The state is still struggling with how to deal with impaired drivers. Leland Rucker, senior editor at Sensi Magazine says that while there is currently no test to determine impairment, and though some statistics indicate that cannabis is a factor in driving deaths, there is not a lot of data available about stoned drivers, to inform us of the scope of the problem. Seventeen percent of DUI arrests last year involved marijuana, according to the Colorado State Patrol.
Rucker says there are alternatives to driving when impaired, including a program that lets marijuana users in Colorado choose discounted Lyft rides is part of the 320 Movement, a project of the Colorado Department of Transportation, Lyft and the Marijuana Industry Group. The 320 Movement was launched in March 2017 to remind the tens of thousands of people coming to the 420 celebration to plan for a safe ride first.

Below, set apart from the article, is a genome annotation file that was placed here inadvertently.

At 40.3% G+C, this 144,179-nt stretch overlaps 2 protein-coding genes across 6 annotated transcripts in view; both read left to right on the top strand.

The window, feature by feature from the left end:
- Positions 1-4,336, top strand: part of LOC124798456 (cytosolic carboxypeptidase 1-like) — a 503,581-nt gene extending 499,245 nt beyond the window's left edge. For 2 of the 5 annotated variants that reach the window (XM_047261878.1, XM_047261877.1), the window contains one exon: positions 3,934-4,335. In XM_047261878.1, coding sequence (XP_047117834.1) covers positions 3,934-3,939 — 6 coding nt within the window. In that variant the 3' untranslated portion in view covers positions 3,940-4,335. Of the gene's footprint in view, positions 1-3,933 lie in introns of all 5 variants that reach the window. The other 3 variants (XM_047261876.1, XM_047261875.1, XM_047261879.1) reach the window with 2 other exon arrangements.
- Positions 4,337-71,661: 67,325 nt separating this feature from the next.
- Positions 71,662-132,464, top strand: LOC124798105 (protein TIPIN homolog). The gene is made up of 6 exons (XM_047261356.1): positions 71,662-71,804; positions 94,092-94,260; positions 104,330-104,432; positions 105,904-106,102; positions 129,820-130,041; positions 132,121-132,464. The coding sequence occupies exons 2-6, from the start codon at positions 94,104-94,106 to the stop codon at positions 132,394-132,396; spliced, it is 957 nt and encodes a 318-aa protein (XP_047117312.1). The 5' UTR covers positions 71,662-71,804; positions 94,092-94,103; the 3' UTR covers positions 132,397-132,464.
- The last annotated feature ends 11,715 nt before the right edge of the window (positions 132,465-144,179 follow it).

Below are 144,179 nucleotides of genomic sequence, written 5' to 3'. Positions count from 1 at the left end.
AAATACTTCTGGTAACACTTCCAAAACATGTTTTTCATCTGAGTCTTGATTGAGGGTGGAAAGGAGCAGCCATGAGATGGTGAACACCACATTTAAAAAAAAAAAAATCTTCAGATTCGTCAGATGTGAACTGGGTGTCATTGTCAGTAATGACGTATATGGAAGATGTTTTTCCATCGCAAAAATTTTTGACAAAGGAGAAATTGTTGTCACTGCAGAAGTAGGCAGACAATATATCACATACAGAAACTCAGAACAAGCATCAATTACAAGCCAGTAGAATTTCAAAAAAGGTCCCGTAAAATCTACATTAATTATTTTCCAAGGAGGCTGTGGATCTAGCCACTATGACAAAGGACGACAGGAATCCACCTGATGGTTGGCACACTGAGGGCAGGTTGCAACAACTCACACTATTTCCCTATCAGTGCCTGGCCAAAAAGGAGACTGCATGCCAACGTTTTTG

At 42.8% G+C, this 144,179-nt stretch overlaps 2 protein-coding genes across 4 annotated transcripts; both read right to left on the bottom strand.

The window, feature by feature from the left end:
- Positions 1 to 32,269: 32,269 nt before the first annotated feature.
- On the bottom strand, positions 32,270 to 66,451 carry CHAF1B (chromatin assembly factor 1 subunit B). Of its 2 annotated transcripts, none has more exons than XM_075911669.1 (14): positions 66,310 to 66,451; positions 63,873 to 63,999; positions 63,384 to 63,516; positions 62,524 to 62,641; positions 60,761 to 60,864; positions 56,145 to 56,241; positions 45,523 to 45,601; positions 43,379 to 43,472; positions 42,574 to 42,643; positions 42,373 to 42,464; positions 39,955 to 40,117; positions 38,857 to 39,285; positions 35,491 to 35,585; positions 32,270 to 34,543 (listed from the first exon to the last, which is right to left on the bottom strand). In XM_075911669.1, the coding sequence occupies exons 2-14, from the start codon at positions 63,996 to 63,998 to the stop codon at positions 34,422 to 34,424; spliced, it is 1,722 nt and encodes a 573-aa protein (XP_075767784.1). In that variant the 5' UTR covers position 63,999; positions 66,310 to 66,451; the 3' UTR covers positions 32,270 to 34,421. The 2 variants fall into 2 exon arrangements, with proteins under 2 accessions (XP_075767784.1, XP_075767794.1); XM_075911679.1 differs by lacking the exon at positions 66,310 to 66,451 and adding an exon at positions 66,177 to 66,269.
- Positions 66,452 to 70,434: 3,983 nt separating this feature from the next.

Through 4/20 of 2018 the 320 Movement will offer monthly discounted Lyft rides to marijuana users and will send users to 320movement.com to learn about the dangers of driving high.
The CDOT 320 Movement campaigns are funded through an appropriation of $450K in FY2016-17, and $950K in FY 2017-18 for marijuana impaired driving programs. MIG and Lyft agreed to help offset costs for the payment of collateral pieces and ride share discounts to supplement and extend this current campaign.
The collateral pieces include toolkits to go to Colorado dispensaries to promote marijuana safety information and be able to offer discounted Lyft ride codes to their customers. “Our ask is simple – if you choose to legally consume cannabis, plan ahead and don’t get behind the wheel,” said Kristi Kelly, executive director of MIG. Full information at 320movement.com.